It needs a steady hand at the tiller as well as a forward-looking person who can chart OCZ's way through the flash product technology development jungle with a firm eye on what customers want, which is faster server and workstation apps using flash storage that doesn't fail, doesn't suffer performance degradation, has excellent customer service, is affordable, has a steady development roadmap and a reliable supply chain.
Being brutal, we can say there that OCZ has sometimes failed to deliver in these six areas. There are too many SSD and PCIe flash storage suppliers, and there is going to be a shake out with winners and losers. OCZ needs a CEO who can transform a company that has lost its way into a winner and prevent it becoming a casualty.
Or it needs to be bought and run by a bigger, more mature company and Petersen's ousting could make that more likely. Maybe Seagate fancies being OCZ's sugar daddy.
Mike Wall is the new CEO at object storage startup Amplidata. He gets both hands on the wheel after being executive chairman, guiding CEO and co-founder Wim De Wispelaere who stepped down to become chief technology officer.
There is a similarity to Virident here, which also has announced a new experienced CEO and extra funding. Amplidata's latest chief is accompanied by new funding: $6m, some of which comes from tape and disk protection supplier Quantum. Back in May Quantum announced it was getting into object storage by supplying Amplidata products and integrating Amplidata technology into its StorNext file management software as a streaming big data storage tier, both for private data centre use and as part of a cloud service portfolio.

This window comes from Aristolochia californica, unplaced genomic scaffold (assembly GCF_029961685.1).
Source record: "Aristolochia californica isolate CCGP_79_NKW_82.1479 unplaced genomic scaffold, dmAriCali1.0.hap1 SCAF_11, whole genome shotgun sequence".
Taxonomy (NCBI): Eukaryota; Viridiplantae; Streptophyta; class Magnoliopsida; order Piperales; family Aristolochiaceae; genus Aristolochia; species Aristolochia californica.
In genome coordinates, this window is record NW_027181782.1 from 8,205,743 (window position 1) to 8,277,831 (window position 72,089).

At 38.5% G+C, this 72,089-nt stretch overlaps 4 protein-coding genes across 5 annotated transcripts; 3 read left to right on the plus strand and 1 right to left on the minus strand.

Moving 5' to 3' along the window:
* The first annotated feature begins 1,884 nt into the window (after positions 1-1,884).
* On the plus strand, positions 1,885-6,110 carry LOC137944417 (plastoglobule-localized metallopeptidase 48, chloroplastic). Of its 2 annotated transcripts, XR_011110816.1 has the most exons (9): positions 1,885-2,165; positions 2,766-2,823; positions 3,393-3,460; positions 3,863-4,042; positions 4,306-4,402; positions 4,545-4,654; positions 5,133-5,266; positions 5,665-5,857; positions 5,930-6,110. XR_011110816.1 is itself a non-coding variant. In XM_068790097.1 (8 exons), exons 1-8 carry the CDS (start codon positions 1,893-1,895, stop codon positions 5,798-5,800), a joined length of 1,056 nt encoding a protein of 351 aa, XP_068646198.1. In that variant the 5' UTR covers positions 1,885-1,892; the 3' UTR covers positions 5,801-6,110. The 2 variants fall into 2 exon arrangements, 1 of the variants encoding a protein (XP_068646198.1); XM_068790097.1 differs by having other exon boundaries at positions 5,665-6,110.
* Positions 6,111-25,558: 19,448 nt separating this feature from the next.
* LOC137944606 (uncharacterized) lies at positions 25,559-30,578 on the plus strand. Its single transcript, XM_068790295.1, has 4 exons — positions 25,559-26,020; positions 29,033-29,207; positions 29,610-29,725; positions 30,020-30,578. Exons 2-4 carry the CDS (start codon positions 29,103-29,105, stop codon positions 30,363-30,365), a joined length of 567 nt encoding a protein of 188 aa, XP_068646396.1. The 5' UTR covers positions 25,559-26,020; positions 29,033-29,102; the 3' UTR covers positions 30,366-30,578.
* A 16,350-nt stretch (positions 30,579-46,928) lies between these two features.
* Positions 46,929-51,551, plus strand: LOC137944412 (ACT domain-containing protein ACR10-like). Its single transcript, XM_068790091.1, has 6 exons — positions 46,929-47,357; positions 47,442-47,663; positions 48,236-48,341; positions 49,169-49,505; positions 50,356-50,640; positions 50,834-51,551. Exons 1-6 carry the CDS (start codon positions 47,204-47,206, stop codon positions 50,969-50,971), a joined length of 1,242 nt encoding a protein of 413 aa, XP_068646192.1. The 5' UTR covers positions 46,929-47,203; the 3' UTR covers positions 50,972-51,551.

Wall was Atempo's CEO and president. That company supplied Time Navigator backup software and a digital archive product, and was bought by ASG, a company that had built up a storage product portfolio through a string of acquisitions.
Coincidentally Wall was on Atempo's board and replaced chairman and CEO Neil Ater in November 2011. Could there be a similar pattern of events at Amplidata with an acquisition in the works? There is no mention of this possibility in Amplidata's CEO change announcement, of course. Wall instead talked about "CIOs reinventing their data centres for higher performance at lower cost".
The company is betting that its object storage technology, which it claims provides better than ten to fifteen nines availability, will be a winner - in effect, the biz boldly predicts that its gear would suffer downtime of no more than 3.1 thousandths of a second in a whole year.
The prospect of petabyte-level data stores is making mainstream storage vendors salivate: all that disk, all that management software. Do they go with existing file technology, such as IBM with GPFS, their own object storage, such as EMC with Centera and Atmos, or go for startup technology, such as Dell with Caringo and NetApp's Bycast acquisition? Quantum has chosen a startup with a fresh new, seasoned CEO.
The object of the Amplidata exercise is finding customers that need absolutely secure, petabyte and beyond-level repositories for data, and convincing them that its tech is the best thing since sliced bread. ®